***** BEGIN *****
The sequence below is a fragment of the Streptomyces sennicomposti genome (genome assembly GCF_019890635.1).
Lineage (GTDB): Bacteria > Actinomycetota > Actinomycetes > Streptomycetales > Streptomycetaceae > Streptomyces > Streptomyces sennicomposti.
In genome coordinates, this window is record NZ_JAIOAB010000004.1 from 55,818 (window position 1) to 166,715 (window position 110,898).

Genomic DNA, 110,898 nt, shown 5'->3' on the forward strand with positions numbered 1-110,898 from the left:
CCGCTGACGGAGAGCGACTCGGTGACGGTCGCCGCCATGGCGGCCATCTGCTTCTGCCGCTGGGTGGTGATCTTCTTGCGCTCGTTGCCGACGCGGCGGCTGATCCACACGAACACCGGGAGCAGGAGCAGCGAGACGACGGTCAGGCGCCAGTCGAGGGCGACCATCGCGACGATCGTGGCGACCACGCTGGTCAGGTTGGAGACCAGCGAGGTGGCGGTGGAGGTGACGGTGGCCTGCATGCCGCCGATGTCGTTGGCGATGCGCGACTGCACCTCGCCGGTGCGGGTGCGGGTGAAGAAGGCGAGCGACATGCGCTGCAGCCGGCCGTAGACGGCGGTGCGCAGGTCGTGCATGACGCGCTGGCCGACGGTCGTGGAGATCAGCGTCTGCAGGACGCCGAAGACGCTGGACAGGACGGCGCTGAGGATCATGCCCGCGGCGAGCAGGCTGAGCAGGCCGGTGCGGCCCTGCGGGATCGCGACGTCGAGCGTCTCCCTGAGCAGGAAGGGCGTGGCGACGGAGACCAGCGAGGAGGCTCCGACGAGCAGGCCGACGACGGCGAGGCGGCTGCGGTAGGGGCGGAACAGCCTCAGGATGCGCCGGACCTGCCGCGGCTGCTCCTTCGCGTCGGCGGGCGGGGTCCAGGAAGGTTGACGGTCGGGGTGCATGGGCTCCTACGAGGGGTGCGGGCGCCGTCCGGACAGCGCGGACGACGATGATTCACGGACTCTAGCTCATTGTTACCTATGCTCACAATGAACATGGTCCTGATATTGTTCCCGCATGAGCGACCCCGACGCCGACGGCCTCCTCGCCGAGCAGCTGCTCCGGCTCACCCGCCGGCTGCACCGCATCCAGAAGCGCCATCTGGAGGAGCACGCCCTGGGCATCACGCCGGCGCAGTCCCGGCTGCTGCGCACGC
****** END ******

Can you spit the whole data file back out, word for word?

The sequence below is a fragment of the Streptomyces sennicomposti genome (genome assembly GCF_019890635.1).
Lineage (GTDB): Bacteria > Actinomycetota > Actinomycetes > Streptomycetales > Streptomycetaceae > Streptomyces > Streptomyces sennicomposti.
In genome coordinates, this window is record NZ_JAIOAB010000004.1 from 55,818 (window position 1) to 166,715 (window position 110,898).

Genomic DNA, 110,898 nt, shown 5'->3' on the forward strand with positions numbered 1-110,898 from the left:
CCGCTGACGGAGAGCGACTCGGTGACGGTCGCCGCCATGGCGGCCATCTGCTTCTGCCGCTGGGTGGTGATCTTCTTGCGCTCGTTGCCGACGCGGCGGCTGATCCACACGAACACCGGGAGCAGGAGCAGCGAGACGACGGTCAGGCGCCAGTCGAGGGCGACCATCGCGACGATCGTGGCGACCACGCTGGTCAGGTTGGAGACCAGCGAGGTGGCGGTGGAGGTGACGGTGGCCTGCATGCCGCCGATGTCGTTGGCGATGCGCGACTGCACCTCGCCGGTGCGGGTGCGGGTGAAGAAGGCGAGCGACATGCGCTGCAGCCGGCCGTAGACGGCGGTGCGCAGGTCGTGCATGACGCGCTGGCCGACGGTCGTGGAGATCAGCGTCTGCAGGACGCCGAAGACGCTGGACAGGACGGCGCTGAGGATCATGCCCGCGGCGAGCAGGCTGAGCAGGCCGGTGCGGCCCTGCGGGATCGCGACGTCGAGCGTCTCCCTGAGCAGGAAGGGCGTGGCGACGGAGACCAGCGAGGAGGCTCCGACGAGCAGGCCGACGACGGCGAGGCGGCTGCGGTAGGGGCGGAACAGCCTCAGGATGCGCCGGACCTGCCGCGGCTGCTCCTTCGCGTCGGCGGGCGGGGTCCAGGAAGGTTGACGGTCGGGGTGCATGGGCTCCTACGAGGGGTGCGGGCGCCGTCCGGACAGCGCGGACGACGATGATTCACGGACTCTAGCTCATTGTTACCTATGCTCACAATGAACATGGTCCTGATATTGTTCCCGCATGAGCGACCCCGACGCCGACGGCCTCCTCGCCGAGCAGCTGCTCCGGCTCACCCGCCGGCTGCACCGCATCCAGAAGCGCCATCTGGAGGAGCACGCCCTGGGCATCACGCCGGCGCAGTCCCGGCTGCTGCGCACGC